Atrial Shunt Placement Shows No Improvement in Health Status in HFpEF Patients


No difference was observed between atrial shunt placement and sham in the endpoint of CVD death, non-fatal ischemic stroke at 12 months, and rate of total heart failure events at 24 months.

Sanjiv J Shah, MD

Sanjiv J Shah, MD

Findings from a recent study observed the placement of an atrial shunt device did not reduce the total rate of heart failure events or improve health status of patients with heart failure and preserved or or mildly reduced ejection fraction.

Led by study author Sanjiv J Shah, MD, Division of Cardiology, Department of Medicine, Northwestern University Feinberg School of Medicine, a team investigated whether an interatrial shunt can reduce heart failure events or improve health status.

The REDUCE LAP-HF II was a randomized, international, blinded, sham-controlled trial performed at 89 health centers. It included patients (aged ≥40 years) with symptomatic heart failure, an ejection fraction of ≥40%, and pulmonary capillary wedge pressure during exercise of >25mm while exceeding right atrial pressure by >5 mm Hg.

Those included were randomized 1:1 to receive either a shunt device or sham procedure, while patients and outcome assessors were masked to randomization. Primary endpoint was a hierarchical composite of cardiovascular death or non-fatal ischemic stroke at 12 months, rate of total heart failure events at 24 months, and change in overall summary score at 12 months.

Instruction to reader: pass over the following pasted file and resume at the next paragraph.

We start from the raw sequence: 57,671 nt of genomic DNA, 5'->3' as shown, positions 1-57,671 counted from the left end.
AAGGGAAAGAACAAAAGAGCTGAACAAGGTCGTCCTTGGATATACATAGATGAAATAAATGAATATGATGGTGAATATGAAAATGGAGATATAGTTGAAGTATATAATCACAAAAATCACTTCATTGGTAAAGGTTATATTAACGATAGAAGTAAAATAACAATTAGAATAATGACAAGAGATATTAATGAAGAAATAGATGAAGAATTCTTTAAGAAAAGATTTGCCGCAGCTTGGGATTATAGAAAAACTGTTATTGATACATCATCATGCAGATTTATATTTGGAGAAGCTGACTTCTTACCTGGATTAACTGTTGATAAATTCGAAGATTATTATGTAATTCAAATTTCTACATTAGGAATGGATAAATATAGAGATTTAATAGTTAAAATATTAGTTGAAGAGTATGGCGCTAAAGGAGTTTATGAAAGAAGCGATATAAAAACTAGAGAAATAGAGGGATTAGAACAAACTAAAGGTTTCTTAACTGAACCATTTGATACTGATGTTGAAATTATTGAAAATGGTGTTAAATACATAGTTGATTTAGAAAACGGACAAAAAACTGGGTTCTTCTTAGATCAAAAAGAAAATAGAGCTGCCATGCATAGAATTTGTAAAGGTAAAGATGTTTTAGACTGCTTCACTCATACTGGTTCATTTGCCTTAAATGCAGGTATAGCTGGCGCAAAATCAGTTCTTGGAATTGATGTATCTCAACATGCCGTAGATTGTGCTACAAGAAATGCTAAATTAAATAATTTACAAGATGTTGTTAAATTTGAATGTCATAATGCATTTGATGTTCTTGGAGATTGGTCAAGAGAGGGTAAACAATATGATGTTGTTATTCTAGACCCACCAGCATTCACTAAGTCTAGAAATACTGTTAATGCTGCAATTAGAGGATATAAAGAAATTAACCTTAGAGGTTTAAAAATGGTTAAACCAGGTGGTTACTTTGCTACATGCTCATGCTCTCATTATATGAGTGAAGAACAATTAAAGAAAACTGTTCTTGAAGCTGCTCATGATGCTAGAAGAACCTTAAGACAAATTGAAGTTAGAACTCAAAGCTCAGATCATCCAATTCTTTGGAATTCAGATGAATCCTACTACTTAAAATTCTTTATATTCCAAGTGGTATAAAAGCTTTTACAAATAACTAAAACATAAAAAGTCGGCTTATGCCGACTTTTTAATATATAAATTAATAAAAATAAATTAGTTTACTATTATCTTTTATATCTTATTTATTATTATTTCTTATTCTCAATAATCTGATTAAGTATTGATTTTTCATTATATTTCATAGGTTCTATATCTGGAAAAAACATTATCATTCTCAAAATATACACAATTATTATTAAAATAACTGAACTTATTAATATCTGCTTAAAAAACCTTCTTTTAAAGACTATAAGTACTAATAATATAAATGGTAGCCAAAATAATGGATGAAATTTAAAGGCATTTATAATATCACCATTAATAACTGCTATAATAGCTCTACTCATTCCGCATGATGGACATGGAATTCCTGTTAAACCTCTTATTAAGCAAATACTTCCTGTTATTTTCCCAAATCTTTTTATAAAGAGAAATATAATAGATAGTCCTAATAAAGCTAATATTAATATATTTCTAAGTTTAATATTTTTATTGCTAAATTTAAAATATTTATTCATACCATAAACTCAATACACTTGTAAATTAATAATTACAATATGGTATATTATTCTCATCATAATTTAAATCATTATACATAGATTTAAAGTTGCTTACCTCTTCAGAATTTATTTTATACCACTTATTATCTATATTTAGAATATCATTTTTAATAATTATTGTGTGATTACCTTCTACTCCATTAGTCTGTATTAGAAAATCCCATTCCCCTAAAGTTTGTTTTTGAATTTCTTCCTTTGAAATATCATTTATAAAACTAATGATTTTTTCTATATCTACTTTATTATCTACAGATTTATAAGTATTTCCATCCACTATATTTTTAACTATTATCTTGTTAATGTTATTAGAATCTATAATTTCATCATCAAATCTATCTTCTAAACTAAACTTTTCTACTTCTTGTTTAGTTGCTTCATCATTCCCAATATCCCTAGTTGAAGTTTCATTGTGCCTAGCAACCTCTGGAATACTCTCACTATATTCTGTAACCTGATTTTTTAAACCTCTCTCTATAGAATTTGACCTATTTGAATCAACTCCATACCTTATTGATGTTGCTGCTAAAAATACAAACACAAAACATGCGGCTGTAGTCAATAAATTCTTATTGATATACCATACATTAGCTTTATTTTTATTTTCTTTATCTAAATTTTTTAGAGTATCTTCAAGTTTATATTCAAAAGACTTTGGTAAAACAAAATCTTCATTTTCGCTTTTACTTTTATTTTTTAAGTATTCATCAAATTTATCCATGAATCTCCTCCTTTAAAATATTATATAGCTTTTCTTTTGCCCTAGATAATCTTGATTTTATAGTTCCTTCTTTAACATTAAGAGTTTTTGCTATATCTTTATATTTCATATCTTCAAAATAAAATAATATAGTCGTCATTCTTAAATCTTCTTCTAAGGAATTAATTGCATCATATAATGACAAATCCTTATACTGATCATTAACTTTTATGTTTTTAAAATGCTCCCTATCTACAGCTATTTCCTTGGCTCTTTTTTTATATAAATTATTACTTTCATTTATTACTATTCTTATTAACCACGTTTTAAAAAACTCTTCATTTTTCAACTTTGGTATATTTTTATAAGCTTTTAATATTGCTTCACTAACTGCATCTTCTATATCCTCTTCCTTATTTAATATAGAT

Then, analysis of the primary endpoint, all other efficacy endpoints, and safety endpoints was conducted in the modified intention-to-treat population, defined as all patients allocated to treatment.

In the study period between May 2017 - July 2020, a total of 1072 participants were enrolled. From that total, 626 were randomly assigned to either the atrial shunt device (n = 314) or sham procedure (n = 312).

No difference was observed between groups in the primary composite endpoint (Win ratio 1.0; 95% CI, 0.8 - 1.2, P = .85) or in the individual components of the primary endpoint.

Investigators observed the prespecified subgroups demonstrating a differential effect of atrial shunt device treatment on heart failure were pulmonary artery systolic pressure at 20W of exercise (P for interaction = .002; >70 mm Hg associated with worse outcomes), right atrial volume index (P for interaction = .012; ≥29.7 ml/m2, worse outcomes), and sex (P for interaction = .02; men, worse outcomes.

Lastly, no differences in the composite safety endpoint between the two groups were observed (n = 116, 38% for shunt device versus n = 97, 31% for sham procedure; P = .11).

In a statement, Shah suggested that some patients may end up benefiting from the implant of the shunt device.

“While the overall trial was neutral, in our subgroup analyses, we found that what happens in the heart and lungs during exercise is of prime importance in this type of heart failure,” Shah said. “The normal response to exercise is relaxation of the blood vessels in the lungs. Patients with HFpEF who are able to relax the blood vessels in their lungs appear to do well with the device, whereas those whose blood vessels can’t relax appear to do worse when an atrial shunt is implanted.”

The study, “Atrial shunt device for heart failure with preserved and mildly reduced ejection fraction (REDUCE LAP-HF II): a randomised, multicentre, blinded, sham-controlled trial,” was published in The Lancet.

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